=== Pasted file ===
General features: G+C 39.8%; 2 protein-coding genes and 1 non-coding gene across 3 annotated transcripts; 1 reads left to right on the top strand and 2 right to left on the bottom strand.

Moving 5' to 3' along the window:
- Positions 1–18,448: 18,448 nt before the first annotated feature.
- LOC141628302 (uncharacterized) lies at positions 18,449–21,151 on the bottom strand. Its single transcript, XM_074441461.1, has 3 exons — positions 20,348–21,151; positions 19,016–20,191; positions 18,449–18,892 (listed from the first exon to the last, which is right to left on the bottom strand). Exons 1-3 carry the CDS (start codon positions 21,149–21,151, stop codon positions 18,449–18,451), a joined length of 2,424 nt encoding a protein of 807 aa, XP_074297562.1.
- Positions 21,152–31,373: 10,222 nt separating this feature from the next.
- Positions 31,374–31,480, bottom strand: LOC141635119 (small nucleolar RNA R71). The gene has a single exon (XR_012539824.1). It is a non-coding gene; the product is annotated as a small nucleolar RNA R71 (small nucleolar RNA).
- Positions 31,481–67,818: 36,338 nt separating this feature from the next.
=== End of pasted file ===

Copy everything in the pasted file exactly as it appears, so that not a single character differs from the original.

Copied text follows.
General features: G+C 39.8%; 2 protein-coding genes and 1 non-coding gene across 3 annotated transcripts; 1 reads left to right on the top strand and 2 right to left on the bottom strand.

Moving 5' to 3' along the window:
- Positions 1–18,448: 18,448 nt before the first annotated feature.
- LOC141628302 (uncharacterized) lies at positions 18,449–21,151 on the bottom strand. Its single transcript, XM_074441461.1, has 3 exons — positions 20,348–21,151; positions 19,016–20,191; positions 18,449–18,892 (listed from the first exon to the last, which is right to left on the bottom strand). Exons 1-3 carry the CDS (start codon positions 21,149–21,151, stop codon positions 18,449–18,451), a joined length of 2,424 nt encoding a protein of 807 aa, XP_074297562.1.
- Positions 21,152–31,373: 10,222 nt separating this feature from the next.
- Positions 31,374–31,480, bottom strand: LOC141635119 (small nucleolar RNA R71). The gene has a single exon (XR_012539824.1). It is a non-coding gene; the product is annotated as a small nucleolar RNA R71 (small nucleolar RNA).
- Positions 31,481–67,818: 36,338 nt separating this feature from the next.